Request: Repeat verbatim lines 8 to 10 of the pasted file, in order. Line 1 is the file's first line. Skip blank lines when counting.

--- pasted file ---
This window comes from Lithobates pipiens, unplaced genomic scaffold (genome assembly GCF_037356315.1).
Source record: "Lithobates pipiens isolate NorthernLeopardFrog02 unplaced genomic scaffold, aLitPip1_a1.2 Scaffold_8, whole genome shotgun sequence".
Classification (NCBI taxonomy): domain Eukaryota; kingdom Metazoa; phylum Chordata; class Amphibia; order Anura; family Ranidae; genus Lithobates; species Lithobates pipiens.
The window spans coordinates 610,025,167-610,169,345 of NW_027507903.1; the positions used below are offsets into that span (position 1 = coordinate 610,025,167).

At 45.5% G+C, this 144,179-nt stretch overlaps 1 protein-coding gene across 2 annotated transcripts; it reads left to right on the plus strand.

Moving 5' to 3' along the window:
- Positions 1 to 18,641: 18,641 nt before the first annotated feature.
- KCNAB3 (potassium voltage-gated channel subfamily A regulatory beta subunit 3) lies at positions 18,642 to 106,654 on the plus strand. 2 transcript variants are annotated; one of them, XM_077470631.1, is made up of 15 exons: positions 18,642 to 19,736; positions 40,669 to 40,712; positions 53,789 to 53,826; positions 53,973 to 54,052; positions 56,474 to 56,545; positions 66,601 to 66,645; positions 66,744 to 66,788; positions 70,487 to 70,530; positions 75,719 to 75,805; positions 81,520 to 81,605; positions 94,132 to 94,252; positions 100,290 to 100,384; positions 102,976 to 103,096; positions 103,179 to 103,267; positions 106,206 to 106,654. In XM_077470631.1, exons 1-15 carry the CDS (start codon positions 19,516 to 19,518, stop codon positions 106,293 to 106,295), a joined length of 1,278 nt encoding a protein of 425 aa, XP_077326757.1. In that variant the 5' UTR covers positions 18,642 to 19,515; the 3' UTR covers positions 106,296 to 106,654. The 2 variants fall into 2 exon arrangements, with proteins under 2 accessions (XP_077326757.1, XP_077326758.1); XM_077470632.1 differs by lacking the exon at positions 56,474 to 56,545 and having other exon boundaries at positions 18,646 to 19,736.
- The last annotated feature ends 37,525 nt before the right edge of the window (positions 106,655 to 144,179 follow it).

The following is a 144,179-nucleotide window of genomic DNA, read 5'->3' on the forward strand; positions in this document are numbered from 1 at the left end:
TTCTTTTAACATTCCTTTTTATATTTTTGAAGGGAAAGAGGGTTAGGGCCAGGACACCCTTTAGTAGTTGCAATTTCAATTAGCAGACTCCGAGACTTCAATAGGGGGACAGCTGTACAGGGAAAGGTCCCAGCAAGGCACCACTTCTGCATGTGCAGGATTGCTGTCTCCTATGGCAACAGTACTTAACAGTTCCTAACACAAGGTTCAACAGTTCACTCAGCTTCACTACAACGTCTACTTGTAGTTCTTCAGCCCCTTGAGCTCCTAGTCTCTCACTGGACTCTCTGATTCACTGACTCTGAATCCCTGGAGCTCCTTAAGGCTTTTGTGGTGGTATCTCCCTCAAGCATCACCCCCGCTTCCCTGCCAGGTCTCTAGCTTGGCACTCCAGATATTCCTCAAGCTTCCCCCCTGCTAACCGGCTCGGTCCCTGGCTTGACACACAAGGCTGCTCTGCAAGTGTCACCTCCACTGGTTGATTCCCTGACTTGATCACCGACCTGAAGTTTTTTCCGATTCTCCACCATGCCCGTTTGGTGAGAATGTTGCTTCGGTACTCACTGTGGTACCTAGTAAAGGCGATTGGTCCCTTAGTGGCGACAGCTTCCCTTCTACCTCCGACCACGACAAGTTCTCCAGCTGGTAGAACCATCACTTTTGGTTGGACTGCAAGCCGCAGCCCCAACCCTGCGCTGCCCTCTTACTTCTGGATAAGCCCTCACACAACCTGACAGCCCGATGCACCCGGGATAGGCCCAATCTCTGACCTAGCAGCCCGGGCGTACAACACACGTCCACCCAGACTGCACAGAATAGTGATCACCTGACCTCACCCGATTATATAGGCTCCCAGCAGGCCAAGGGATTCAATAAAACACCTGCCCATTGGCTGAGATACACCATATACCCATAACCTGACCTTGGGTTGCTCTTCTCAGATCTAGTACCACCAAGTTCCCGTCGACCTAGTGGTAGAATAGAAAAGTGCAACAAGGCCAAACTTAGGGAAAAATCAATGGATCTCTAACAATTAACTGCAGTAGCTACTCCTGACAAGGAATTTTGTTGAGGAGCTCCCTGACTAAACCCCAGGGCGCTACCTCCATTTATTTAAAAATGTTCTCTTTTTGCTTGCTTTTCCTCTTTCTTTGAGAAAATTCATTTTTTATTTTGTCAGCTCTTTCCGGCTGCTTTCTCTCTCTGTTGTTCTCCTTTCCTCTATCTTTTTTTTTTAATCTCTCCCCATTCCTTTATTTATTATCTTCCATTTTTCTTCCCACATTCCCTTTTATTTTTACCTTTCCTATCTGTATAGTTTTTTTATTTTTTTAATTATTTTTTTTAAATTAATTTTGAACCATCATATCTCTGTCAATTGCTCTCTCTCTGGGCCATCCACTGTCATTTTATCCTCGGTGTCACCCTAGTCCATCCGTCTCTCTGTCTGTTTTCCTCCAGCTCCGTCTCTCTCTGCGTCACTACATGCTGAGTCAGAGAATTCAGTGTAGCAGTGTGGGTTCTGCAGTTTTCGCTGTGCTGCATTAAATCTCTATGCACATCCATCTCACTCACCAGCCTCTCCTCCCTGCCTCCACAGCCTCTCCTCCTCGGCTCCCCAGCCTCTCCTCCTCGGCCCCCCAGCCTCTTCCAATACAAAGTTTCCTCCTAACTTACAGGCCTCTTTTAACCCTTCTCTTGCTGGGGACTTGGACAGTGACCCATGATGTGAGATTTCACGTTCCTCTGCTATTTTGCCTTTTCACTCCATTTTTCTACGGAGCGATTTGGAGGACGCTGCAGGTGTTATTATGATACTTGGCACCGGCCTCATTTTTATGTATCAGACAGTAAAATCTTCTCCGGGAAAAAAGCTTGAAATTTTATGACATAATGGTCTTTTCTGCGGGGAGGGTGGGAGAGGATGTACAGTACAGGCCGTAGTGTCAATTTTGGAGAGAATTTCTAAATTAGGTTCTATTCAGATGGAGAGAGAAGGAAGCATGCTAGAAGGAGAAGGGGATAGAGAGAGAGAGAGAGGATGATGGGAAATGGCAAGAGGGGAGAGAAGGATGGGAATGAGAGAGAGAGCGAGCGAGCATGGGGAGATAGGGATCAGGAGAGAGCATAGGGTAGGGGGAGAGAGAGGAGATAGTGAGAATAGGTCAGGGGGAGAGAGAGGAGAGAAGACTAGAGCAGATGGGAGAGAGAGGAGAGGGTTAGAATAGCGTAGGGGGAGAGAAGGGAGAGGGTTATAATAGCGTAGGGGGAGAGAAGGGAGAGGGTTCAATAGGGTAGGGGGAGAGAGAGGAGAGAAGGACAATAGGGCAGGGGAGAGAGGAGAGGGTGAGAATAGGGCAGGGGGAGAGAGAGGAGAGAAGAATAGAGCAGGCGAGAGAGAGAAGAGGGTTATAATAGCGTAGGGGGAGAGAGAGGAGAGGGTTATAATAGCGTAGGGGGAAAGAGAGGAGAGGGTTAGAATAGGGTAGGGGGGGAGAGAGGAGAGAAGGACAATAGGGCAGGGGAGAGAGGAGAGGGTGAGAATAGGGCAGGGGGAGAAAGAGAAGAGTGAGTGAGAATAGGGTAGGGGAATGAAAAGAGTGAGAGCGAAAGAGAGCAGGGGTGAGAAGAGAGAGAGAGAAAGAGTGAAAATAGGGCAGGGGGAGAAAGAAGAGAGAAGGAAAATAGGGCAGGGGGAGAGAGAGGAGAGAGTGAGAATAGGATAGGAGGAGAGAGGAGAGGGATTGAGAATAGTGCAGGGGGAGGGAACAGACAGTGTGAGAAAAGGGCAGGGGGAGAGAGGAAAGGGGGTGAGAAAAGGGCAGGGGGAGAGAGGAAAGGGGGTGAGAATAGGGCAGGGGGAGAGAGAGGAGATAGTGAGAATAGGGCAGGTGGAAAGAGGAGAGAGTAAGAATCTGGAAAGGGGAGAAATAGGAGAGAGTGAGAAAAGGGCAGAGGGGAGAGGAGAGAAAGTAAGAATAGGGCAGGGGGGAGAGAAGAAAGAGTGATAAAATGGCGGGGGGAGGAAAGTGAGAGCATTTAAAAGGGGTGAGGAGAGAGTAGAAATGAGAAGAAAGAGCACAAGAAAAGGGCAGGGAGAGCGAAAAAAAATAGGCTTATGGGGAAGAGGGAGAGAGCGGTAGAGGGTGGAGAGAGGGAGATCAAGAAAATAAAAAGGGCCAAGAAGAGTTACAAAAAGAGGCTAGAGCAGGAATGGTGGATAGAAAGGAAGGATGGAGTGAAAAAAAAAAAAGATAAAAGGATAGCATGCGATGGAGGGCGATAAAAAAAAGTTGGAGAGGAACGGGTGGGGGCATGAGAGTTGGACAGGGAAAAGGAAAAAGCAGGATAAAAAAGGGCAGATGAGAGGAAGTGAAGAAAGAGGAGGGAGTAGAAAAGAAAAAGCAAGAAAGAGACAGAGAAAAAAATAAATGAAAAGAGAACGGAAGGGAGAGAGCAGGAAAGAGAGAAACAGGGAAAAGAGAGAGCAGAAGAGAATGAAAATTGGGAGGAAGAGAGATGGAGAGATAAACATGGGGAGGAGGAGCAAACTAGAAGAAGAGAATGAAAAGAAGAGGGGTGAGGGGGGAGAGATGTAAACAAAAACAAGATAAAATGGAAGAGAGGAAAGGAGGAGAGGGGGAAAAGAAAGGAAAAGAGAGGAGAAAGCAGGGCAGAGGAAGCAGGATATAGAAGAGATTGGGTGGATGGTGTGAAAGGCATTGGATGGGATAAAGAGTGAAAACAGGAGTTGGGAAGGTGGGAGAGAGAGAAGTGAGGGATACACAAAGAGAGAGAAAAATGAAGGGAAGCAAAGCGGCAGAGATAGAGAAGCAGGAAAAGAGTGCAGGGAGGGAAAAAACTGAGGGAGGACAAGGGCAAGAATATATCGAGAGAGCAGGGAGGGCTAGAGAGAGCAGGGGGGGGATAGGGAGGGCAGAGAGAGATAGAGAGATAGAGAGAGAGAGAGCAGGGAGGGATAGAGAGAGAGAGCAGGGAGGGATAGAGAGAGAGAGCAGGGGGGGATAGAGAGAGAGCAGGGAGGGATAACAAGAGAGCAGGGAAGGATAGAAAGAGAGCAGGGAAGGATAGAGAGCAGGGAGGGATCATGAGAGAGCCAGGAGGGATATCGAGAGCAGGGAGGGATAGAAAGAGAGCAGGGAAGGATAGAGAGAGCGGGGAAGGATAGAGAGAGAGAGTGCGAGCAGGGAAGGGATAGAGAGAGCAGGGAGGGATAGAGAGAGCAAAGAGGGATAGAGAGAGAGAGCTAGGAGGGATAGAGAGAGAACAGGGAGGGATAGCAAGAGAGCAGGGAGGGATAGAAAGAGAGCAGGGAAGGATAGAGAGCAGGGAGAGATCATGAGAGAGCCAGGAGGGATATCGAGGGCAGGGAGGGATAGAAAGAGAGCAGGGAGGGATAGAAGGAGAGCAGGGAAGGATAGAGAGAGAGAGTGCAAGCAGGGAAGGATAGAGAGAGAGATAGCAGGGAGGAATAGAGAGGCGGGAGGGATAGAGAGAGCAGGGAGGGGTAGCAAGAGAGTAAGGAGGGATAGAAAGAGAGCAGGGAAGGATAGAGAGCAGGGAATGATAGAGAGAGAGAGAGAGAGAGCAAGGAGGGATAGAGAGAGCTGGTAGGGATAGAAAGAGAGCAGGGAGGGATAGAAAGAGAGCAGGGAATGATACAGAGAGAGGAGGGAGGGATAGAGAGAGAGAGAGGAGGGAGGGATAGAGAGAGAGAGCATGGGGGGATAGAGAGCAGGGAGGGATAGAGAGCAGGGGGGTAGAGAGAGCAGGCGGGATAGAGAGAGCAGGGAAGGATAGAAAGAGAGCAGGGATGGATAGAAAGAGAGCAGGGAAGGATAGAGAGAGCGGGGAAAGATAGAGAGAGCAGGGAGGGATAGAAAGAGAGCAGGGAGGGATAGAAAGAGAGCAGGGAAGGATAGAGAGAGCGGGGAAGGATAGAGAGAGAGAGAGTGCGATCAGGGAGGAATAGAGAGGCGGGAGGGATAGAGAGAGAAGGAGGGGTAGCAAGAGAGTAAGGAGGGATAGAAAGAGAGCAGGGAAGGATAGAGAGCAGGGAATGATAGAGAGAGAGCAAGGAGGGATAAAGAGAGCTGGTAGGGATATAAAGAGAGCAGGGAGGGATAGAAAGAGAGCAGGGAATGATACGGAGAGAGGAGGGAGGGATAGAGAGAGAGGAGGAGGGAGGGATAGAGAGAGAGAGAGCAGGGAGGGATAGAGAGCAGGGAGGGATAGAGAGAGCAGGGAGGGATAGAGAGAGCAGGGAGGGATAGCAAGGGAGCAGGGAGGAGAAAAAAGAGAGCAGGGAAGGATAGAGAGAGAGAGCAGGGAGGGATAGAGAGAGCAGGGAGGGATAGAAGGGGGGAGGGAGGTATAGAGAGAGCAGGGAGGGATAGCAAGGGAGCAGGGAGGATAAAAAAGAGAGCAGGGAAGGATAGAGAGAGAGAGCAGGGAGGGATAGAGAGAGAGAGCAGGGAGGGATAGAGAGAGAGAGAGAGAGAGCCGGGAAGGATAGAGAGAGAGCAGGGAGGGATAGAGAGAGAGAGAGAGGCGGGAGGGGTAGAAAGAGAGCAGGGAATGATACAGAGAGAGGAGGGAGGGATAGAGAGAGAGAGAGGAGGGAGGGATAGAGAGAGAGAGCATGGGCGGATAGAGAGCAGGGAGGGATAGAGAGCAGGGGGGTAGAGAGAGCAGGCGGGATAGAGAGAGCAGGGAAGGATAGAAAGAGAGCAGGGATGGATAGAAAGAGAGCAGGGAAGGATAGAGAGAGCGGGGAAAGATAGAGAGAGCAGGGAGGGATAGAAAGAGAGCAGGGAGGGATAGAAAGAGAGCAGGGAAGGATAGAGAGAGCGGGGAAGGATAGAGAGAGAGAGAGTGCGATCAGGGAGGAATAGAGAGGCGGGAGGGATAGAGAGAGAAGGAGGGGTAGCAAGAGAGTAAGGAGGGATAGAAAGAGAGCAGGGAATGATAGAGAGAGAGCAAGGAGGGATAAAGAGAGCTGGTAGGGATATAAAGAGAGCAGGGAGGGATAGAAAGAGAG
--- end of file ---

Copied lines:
- KCNAB3 (potassium voltage-gated channel subfamily A regulatory beta subunit 3) lies at positions 18,642 to 106,654 on the plus strand. 2 transcript variants are annotated; one of them, XM_077470631.1, is made up of 15 exons: positions 18,642 to 19,736; positions 40,669 to 40,712; positions 53,789 to 53,826; positions 53,973 to 54,052; positions 56,474 to 56,545; positions 66,601 to 66,645; positions 66,744 to 66,788; positions 70,487 to 70,530; positions 75,719 to 75,805; positions 81,520 to 81,605; positions 94,132 to 94,252; positions 100,290 to 100,384; positions 102,976 to 103,096; positions 103,179 to 103,267; positions 106,206 to 106,654. In XM_077470631.1, exons 1-15 carry the CDS (start codon positions 19,516 to 19,518, stop codon positions 106,293 to 106,295), a joined length of 1,278 nt encoding a protein of 425 aa, XP_077326757.1. In that variant the 5' UTR covers positions 18,642 to 19,515; the 3' UTR covers positions 106,296 to 106,654. The 2 variants fall into 2 exon arrangements, with proteins under 2 accessions (XP_077326757.1, XP_077326758.1); XM_077470632.1 differs by lacking the exon at positions 56,474 to 56,545 and having other exon boundaries at positions 18,646 to 19,736.
- The last annotated feature ends 37,525 nt before the right edge of the window (positions 106,655 to 144,179 follow it).

The following is a 144,179-nucleotide window of genomic DNA, read 5'->3' on the forward strand; positions in this document are numbered from 1 at the left end: